It is one of the defining characteristics of the United States that we welcome foreign born people, not only legally but also personally, to be Americans.

post #24 of 45
Quote:
Originally Posted by Zozman View Post

 

You are seriously kidding right?! Tesla was Yugoslav, 

Seriously no!

Tesla was actually a Serb, born in Croatia (both of which later became Yugoslavia) and became a naturalized, U.S. citizen at 35.

 

He is considered a national hero

Mostly for all the work he did while in the U.S.

post #25 of 45

When I was a teen my family temporarily moved to Canada, and I went to Canadian high school. In Canadian History class in HS they taught us that Alexander Graham Bell was a famous Canadian inventor and that the telephone was a Canadian invention that happened to be ironed out in the USA, along with many other of Bell's inventions including various experiments with manned flight, etc. The Canadians were quite emphatic about it and told me he lived, died, and was buried in Nova Scotia, Canada (although he spent winters in New England or some such), which made him firmly a Canadian. although he was born in a different part of the British Commonwealth, in Scotland.


Edited by ShinySteelRobot - 7/25/12 at 11:32pm
post #26 of 45
Quote:
Originally Posted by ufwa View Post

 

Why would you exclude James Watson?

 

He's was born in Chicago.  Perhaps you were thinking of Francis Crick who is british.

 

Born in Chicago but has lived in the UK for the past 60 years.

post #27 of 45
Quote:
Originally Posted by Chris_CA View Post

Seriously no!

Tesla was actually a Serb, born in Croatia (both of which later became Yugoslavia) and became a naturalized, U.S. citizen at 35.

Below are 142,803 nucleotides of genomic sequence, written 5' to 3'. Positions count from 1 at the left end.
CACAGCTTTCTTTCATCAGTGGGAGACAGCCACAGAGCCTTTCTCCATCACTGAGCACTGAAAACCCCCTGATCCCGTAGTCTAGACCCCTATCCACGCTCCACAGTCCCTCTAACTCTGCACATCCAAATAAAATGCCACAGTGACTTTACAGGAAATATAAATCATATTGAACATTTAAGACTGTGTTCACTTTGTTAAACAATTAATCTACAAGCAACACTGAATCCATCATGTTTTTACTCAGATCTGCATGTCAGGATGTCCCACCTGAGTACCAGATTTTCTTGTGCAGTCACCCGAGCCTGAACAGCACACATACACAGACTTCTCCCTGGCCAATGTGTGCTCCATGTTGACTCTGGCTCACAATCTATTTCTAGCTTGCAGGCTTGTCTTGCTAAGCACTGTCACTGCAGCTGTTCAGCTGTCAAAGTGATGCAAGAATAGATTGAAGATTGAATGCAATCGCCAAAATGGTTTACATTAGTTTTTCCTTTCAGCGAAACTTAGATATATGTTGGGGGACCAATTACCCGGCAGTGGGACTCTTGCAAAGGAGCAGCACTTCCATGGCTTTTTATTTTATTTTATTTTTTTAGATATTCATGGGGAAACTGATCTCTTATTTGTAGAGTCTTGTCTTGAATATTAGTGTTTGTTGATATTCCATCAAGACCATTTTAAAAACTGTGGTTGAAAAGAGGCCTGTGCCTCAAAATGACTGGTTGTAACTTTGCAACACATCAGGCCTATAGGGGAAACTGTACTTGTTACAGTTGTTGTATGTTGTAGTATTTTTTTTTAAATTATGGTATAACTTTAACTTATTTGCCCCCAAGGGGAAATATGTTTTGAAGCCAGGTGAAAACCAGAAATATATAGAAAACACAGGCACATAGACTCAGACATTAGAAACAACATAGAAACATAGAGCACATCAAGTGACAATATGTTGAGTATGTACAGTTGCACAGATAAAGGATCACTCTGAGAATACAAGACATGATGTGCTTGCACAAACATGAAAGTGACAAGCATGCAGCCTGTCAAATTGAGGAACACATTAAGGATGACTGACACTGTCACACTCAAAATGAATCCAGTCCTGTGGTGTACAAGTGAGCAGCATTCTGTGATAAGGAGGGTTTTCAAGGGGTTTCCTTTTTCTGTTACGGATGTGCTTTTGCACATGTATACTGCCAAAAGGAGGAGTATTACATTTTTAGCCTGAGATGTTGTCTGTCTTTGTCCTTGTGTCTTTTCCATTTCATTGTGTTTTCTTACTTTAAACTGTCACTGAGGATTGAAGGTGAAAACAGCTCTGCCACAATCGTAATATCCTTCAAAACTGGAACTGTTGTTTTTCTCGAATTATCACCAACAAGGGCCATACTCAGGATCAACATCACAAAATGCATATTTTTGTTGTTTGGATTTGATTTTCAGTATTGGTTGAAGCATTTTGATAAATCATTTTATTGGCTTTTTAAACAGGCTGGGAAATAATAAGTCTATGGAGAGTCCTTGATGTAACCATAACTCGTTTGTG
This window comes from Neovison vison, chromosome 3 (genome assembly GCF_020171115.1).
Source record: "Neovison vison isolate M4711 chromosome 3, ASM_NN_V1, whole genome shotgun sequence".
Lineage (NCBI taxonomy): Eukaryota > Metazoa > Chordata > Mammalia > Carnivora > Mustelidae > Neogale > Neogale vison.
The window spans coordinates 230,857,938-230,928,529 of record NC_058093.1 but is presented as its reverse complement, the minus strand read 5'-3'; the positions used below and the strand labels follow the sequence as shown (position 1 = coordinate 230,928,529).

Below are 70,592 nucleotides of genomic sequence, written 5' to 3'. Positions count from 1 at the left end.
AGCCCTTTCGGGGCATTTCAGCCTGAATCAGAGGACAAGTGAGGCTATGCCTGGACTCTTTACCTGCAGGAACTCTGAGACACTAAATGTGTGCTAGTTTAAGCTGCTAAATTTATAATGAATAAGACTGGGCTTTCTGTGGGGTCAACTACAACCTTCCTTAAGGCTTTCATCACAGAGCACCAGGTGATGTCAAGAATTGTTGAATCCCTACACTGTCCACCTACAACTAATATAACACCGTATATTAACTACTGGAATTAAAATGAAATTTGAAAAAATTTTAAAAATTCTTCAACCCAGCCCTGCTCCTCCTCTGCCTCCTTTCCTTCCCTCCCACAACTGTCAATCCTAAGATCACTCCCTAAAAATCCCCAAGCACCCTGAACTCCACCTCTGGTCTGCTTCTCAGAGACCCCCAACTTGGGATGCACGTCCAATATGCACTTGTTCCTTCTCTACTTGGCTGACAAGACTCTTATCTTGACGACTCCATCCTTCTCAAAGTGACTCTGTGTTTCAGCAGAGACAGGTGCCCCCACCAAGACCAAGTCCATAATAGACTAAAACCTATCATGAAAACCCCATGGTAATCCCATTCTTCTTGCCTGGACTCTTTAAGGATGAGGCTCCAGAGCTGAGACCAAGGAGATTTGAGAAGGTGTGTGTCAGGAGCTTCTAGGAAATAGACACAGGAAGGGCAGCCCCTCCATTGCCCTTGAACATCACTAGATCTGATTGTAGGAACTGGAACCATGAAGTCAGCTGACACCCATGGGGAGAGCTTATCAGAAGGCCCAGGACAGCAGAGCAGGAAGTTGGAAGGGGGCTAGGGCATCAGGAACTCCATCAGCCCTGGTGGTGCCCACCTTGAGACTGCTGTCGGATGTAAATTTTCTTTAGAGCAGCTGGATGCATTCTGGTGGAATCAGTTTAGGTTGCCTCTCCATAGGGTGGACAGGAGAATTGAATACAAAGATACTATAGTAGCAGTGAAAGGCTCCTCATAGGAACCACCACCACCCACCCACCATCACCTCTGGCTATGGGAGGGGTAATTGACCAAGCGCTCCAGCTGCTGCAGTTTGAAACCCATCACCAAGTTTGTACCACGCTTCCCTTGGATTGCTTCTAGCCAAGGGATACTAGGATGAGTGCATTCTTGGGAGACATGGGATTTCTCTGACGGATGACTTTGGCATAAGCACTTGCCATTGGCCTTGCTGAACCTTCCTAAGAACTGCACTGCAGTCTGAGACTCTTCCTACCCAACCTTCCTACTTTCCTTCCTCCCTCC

Mostly for all the work he did while in the U.S.

 

I figured it was easier to say he was Yugoslav then explaining it on here, then i get someone telling me about the country my whole family is from.

*Sigh*  Anyways, that has got to be up there with one of the stupidest things i have read on here, "became a naturalized, U.S. citizen at 35" well i guess he's from America then.... I shouldn't have to say it, i have the feeling i need to tho. When someone is 35 they are a fully grown adult & from that era people became adults much earlier then they do now, he lived in the country he was born in until he was a grown man, not 5 or 10 years old, he's not from America, he lived there for the rest of his life but that is not where he is from.

Since you are reading your information from wikipedia I'm wondering what it says next to Nationality?.

 

In Australia its very common to claim people as Aussies that aren't from here, doesn't make it so, Russel Crowe, From New Zealand lives in Sydney, Sam Neil, same thing, when Tom Cruise was married to Nicole Kidman he was an Aussie too :p Same thing with Einstein being on that list & a few others


Edited by Zozman - 7/25/12 at 11:46pm
post #28 of 45

So many that did positive things for society but leave it to Time to put someone in there who brought a dark cloud over us.....
 

And what did Muhammad Ali do besides being a great entertainer in the ring??

post #29 of 45
Quote:
Originally Posted by ShinySteelRobot View Post

When I was a teen my family temporarily moved to Canada, and I went to Canadian high school. In Canadian History class in HS they taught us that Alexander Graham Bell was a famous Canadian inventor and that the telephone was a Canadian invention that happened to be ironed out in the USA, along with many other of Bell's inventions including various experiments with manned flight, etc. The Canadians were quite emphatic about it and told me he lived, died, and was buried in Nova Scotia, Canada (although he spent winters in New England or some such), which made him firmly a Canadian. although he was born in a different part of the British Commonwealth, in Scotland.
and from the wiki on " bell canada corporation" bell licensed the patent from Alexander Graham Bell the rest is history...
post #30 of 45
Quote:
Originally Posted by icoco3 View Post

So many that did positive things for society but leave it to Time to put someone in there who brought a dark cloud over us.....

 
And what did Muhammad Ali do besides being a great entertainer in the ring??

does one emulate a hero such as "Muhammad Ali" to become what they are now, or what they were?.